Purpose: Unanticipated perioperative death (UPD) is a significant event for the anesthesiologist that has not been widely studied. An anonymous questionnaire was used to obtain information about the frequency of UPD, anesthesiologists' most significant UPD, and their opinions regarding UPD.
Methods: A questionnaire was mailed to all anesthesiologists who were registered with the College of Physicians and Surgeons of Alberta in 2005 (n = 285).
Results: The study achieved a 63% response rate. Sixty-four percent of respondents had been in practice for more than ten years, and 53% of respondents had experienced at least one UPD. After the UPD, 46% of the respondents performed further elective cases the same day, although 62% of them indicated that this was not advisable. Personal consequences were reported. Twenty-five percent felt they were being blamed for the event, and 10% thought about the UPD on a daily basis for more than a year afterwards. Mortality and morbidity reviews were common, and disciplinary consequences occurred infrequently. Sixty-four percent of anesthesiologists' most significant UPDs were elective cases. The etiology of death was thought to be anesthesia-related in only 11% of the UPDs. Although most respondents agreed that supportive and educational activities in the aftermath were advisable, such activities occurred in a minority of cases.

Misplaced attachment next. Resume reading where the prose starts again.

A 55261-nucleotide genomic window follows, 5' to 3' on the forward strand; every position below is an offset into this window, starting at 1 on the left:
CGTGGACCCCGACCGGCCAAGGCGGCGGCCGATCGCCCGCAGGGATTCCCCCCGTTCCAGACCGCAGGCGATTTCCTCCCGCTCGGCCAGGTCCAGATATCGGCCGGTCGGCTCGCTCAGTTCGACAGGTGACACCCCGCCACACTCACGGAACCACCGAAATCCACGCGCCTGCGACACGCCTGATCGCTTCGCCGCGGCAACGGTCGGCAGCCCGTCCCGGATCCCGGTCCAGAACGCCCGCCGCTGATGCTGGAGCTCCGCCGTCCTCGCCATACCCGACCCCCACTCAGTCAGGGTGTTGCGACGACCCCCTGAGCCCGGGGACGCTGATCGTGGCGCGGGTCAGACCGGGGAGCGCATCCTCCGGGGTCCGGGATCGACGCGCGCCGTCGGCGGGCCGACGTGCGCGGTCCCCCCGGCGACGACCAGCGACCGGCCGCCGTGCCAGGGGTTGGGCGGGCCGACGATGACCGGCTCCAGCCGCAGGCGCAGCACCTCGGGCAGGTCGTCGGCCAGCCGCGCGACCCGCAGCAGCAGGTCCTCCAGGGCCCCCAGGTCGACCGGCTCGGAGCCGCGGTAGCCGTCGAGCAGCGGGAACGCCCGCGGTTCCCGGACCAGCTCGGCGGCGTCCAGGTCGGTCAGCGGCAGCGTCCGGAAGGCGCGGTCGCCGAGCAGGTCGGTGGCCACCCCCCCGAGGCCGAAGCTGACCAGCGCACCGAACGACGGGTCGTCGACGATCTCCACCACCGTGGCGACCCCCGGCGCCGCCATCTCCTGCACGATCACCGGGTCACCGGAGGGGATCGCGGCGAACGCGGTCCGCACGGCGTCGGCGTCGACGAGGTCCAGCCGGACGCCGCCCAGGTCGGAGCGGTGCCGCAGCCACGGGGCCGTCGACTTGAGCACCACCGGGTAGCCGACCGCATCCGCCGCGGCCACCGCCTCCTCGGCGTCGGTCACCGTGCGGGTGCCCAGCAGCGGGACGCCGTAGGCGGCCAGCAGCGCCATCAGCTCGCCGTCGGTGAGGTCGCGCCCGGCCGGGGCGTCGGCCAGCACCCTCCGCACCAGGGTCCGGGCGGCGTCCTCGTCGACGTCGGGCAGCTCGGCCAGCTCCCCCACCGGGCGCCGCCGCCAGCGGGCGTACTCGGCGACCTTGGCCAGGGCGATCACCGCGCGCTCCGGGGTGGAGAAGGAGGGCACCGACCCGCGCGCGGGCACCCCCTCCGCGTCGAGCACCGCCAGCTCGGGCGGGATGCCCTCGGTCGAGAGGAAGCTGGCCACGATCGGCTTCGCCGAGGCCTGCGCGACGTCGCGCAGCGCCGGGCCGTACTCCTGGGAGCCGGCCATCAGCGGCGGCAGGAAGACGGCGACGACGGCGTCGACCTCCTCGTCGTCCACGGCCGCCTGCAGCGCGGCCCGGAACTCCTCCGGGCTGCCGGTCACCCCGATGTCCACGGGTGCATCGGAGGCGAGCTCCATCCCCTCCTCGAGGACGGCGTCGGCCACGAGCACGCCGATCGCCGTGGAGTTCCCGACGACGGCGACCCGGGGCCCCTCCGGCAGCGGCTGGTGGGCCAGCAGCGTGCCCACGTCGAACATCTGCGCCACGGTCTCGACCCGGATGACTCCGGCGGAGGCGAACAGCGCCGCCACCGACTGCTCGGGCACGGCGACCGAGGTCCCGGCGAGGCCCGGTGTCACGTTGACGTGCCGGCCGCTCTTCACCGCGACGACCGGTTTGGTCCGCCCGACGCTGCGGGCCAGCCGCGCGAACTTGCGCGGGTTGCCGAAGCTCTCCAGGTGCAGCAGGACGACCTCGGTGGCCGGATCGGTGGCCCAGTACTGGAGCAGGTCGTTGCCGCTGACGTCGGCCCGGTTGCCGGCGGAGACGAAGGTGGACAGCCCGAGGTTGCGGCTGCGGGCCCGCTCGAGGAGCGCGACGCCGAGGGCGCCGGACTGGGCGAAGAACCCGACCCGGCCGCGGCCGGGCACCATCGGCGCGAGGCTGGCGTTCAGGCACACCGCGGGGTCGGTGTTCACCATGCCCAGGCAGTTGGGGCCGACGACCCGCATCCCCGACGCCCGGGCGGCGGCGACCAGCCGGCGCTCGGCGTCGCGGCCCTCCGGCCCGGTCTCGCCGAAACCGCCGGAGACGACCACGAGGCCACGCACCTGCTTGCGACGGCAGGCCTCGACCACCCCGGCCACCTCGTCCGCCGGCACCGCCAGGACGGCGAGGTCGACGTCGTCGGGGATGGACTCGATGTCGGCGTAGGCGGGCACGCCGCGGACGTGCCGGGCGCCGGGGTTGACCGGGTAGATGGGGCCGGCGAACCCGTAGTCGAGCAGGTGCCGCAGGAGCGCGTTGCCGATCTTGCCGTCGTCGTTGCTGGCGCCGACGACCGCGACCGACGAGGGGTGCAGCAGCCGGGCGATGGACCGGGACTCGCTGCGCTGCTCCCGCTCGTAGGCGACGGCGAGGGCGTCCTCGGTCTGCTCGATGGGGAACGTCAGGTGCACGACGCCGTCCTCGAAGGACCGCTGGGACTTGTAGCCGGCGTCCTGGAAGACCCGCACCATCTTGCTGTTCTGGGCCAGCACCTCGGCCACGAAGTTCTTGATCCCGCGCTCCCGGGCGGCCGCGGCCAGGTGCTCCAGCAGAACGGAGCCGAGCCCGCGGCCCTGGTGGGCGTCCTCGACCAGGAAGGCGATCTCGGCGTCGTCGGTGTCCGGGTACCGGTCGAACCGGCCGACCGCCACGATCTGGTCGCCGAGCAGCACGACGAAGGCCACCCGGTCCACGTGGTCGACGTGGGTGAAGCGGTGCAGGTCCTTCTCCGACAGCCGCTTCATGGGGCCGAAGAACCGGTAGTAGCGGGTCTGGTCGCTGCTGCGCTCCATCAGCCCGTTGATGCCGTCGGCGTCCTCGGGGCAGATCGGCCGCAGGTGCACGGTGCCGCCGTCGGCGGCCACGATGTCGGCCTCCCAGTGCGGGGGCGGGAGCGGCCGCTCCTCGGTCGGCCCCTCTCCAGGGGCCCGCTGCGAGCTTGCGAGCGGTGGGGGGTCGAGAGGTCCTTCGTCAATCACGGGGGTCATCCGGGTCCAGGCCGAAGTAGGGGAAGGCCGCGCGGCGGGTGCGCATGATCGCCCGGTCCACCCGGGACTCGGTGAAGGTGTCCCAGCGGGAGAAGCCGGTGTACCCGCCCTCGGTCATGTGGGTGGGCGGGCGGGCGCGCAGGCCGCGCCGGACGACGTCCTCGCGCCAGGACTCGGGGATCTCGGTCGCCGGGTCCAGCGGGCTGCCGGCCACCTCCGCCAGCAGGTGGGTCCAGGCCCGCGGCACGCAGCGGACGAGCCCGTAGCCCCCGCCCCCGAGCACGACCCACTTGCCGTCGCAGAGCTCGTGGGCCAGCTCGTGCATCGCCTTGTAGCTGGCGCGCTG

Conclusions: Alberta anesthesiologists are likely to experience UPD during their careers, and the experience can be associated with important personal consequences. Support for the anesthesiologist is inconsistent, and many continued to perform elective cases immediately following UPD. These conditions were not supported by the majority of respondents.